We can reduce this heat flow by adding insulation. The insulation reduces the heating or cooling cost, but it costs something itself. When installing insulation, we are investing money in a home improvement that will have a measurable return.

http://chuck-wright.com/calculators/insulpb.html will help you calculate the monetary return on an insulation investment.

Consider an attic in an old, 1500 square foot house in Austin. Suppose the house is maintained between 68F and 78F, and that it has no insulation in the attic. For these inside conditions, Austin has 2334 Heading Degree Days and 749 Cooling Degree Days. Adding R19 to this attic (assuming initially R3), at a cost of $500, will save 42 percent of the original investment each year, with gas heat, almost 50 percent with a heat pump, and a whopping 125 percent if you use electric heat (in which case you might also consider an investment in a heat pump!).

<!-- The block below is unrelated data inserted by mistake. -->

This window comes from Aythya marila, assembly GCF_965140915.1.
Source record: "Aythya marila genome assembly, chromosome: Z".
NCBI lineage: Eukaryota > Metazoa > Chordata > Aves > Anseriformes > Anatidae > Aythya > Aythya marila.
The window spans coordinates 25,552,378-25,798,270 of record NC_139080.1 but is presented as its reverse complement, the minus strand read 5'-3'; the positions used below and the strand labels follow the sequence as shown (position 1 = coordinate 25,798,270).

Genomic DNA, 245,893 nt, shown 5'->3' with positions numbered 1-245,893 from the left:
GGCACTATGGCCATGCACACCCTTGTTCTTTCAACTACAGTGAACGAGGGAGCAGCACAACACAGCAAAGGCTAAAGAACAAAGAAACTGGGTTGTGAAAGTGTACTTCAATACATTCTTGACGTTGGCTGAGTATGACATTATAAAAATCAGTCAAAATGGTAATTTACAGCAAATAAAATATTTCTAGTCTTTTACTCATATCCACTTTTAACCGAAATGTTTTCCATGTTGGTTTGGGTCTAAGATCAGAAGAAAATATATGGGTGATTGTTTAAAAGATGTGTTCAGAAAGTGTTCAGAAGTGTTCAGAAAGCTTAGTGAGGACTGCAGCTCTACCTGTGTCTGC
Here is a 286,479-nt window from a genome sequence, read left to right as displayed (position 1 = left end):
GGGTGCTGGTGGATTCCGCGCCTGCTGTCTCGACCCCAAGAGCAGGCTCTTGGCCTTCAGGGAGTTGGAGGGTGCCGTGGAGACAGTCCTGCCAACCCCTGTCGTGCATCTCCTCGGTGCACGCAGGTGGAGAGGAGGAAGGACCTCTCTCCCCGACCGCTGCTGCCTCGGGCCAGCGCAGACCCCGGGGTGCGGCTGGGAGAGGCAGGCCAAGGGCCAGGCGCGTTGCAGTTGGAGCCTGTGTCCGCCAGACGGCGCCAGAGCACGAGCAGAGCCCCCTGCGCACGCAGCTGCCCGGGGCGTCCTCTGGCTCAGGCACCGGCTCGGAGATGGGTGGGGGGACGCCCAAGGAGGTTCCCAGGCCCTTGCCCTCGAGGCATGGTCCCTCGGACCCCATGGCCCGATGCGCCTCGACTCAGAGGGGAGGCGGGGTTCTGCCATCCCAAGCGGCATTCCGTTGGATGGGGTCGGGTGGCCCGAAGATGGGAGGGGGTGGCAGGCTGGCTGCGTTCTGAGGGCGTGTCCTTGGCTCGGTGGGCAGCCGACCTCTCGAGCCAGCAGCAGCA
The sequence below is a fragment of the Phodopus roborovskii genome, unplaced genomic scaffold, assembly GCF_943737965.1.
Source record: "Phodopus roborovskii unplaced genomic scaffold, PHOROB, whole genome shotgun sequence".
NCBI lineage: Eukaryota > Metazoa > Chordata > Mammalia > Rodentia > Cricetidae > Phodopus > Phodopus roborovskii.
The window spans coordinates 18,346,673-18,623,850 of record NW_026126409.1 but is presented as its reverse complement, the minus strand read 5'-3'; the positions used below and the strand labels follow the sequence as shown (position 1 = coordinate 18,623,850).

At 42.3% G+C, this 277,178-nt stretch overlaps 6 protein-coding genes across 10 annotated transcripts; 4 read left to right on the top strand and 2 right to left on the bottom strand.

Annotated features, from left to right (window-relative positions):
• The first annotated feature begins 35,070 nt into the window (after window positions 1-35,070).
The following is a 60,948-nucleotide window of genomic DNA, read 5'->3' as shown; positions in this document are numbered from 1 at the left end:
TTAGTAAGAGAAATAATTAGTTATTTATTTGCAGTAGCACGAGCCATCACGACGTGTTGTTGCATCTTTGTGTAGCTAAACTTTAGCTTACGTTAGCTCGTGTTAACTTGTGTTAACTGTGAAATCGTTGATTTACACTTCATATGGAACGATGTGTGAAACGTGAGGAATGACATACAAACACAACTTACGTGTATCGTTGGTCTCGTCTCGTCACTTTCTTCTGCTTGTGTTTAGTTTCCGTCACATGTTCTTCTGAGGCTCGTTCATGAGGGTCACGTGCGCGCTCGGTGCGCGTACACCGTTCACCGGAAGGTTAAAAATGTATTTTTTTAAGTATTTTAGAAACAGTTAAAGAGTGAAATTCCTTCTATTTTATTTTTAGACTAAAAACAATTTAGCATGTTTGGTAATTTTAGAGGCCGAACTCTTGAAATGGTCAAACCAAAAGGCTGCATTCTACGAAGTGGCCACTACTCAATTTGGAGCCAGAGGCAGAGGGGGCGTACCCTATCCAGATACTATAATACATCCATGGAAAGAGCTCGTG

Going back to that coal power plant, we can see that we would have saved the burning of about 11,000 pounds of coal, and the emission of almost 20,000 pounds of Carbon Dioxide.

Infiltration Control

Let's consider that old, 1500 square foot house again. Perhaps the weather stripping isn't too good, and there are some places to caulk. Home energy experts talk about house tightness in terms of Air Changes per Hour (ACH). It can be measured under standard conditions, but it depends heavily on weather conditions, so this calculation is a little flaky. Even so, we plunge ahead. Suppose our house has 2 air changes per hour, and we live in Austin, with HDD=2336 and CDD=749.

The calculation in the appendix shows that the annual energy expenditure for this is about 23.9 million BTU (7000 kilowatt hours) for heating, and 7.7 million BTU (2250 KWH) for cooling.